Document Type


Publication Date


Subject: LCSH

Asian Americans--Substance use, Families, Teenagers--Substance use, Model minority stereotype


Criminology and Criminal Justice


Rarely has substance use prevention programming targeted Asian-American adolescents. Using a focus group methodology, we explored perceptions of substance use and preferences for prevention programming among 31 Asian-American adolescents in New York City. Participants considered substance use common in the community. Factors contributing to substance use among Asian-American adolescents (e.g., peer pressure, pressure to achieve, family factors, and community influence) were identified, and the need for prevention programs tailored for the Asian-American community was highlighted. Participants discussed preferred program content, delivery settings, and recruitment and retention strategies. Despite the favorable attitude for family-based prevention programming, participants raised potential issues concerning the feasibility of such a program. Study findings facilitate understanding of Asian-American adolescents' substance use behavior and shed light on prevention program development for this underserved population.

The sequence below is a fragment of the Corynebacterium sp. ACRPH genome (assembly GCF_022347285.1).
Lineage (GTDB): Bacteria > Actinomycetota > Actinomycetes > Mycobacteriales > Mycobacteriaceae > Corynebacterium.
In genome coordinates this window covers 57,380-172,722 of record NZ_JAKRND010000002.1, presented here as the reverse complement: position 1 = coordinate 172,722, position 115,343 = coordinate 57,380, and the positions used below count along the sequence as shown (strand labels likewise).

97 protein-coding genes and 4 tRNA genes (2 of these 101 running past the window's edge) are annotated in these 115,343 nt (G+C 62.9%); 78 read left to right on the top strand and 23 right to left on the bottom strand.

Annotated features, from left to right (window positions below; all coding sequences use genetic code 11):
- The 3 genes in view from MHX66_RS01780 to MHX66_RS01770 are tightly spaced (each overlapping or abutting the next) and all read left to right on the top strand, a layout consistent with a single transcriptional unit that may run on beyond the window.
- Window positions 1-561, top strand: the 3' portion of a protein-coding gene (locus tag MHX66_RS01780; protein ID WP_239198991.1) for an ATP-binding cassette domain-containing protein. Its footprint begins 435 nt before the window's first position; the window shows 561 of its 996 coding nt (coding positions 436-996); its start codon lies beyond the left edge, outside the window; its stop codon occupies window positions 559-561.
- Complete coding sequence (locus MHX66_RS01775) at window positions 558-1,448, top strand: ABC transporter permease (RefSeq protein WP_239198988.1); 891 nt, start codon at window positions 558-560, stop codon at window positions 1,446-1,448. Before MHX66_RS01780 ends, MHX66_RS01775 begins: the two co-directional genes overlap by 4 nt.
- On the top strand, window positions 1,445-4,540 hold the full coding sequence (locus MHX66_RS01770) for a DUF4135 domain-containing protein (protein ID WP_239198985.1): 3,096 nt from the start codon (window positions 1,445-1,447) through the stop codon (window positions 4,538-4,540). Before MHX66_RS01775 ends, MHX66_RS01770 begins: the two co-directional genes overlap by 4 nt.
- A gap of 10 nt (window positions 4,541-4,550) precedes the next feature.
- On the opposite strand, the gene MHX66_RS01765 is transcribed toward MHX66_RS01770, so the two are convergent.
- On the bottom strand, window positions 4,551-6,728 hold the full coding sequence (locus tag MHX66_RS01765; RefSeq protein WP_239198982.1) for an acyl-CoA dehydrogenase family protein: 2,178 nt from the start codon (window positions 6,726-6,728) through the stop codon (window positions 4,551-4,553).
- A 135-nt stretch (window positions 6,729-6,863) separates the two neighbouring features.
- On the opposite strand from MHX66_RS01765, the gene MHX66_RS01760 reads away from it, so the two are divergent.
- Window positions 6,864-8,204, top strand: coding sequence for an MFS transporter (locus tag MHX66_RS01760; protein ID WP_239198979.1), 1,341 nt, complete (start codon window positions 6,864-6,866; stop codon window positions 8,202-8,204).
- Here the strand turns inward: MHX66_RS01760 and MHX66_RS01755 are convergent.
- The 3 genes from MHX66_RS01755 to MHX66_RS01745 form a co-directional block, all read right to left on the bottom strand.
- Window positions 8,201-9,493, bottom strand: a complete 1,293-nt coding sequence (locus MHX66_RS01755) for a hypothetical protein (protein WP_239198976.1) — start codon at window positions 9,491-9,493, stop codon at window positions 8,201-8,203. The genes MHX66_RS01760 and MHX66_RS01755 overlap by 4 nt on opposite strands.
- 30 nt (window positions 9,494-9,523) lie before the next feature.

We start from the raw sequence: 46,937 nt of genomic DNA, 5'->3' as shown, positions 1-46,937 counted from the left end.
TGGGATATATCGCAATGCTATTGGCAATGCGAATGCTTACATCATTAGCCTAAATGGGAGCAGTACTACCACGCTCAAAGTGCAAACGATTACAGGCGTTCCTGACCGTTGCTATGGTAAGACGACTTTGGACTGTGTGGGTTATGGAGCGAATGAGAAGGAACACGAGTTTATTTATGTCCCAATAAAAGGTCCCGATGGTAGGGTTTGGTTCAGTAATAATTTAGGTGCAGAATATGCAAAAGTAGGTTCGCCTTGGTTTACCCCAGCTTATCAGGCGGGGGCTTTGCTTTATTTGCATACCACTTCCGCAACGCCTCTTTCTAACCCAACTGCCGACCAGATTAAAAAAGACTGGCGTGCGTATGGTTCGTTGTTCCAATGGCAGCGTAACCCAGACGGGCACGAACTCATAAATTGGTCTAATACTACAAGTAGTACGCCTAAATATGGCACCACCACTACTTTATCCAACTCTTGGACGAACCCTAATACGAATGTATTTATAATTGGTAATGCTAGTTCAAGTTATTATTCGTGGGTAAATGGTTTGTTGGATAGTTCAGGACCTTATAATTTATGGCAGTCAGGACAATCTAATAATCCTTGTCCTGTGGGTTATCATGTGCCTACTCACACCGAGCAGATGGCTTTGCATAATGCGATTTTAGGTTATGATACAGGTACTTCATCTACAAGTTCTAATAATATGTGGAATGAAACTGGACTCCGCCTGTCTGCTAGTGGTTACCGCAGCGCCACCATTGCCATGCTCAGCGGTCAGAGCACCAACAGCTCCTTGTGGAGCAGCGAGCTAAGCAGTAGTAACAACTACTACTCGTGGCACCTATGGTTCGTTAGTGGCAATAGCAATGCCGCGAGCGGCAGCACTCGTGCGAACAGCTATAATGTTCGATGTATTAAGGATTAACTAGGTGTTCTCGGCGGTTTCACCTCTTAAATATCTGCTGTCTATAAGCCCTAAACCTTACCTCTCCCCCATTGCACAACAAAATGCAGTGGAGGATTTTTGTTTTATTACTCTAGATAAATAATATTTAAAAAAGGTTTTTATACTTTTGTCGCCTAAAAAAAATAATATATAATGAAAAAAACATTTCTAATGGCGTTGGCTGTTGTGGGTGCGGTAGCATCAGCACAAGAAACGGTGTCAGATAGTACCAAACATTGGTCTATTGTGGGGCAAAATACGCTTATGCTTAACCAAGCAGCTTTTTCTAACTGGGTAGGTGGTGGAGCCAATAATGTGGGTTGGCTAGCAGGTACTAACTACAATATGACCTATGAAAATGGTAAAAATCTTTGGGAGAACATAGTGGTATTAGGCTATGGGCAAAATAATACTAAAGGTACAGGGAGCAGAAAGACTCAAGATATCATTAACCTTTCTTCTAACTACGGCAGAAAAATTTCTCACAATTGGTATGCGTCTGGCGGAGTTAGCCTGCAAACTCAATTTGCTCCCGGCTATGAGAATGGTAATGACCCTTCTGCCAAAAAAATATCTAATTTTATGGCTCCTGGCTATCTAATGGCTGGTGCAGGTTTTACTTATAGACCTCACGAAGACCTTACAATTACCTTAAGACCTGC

This is an Accepted Manuscript of an article published by Taylor & Francis in Social Work in Health Care on Sept. 15, 2011, available online:



Publisher Citation

Fang, L., Barnes-Ceeney, K., Lee, R., & Tao, J. (2011). Substance use among Asian American adolescents: Perceptions of use and preferences for prevention programming. Social Work in Health Care, 50(8), 606-624.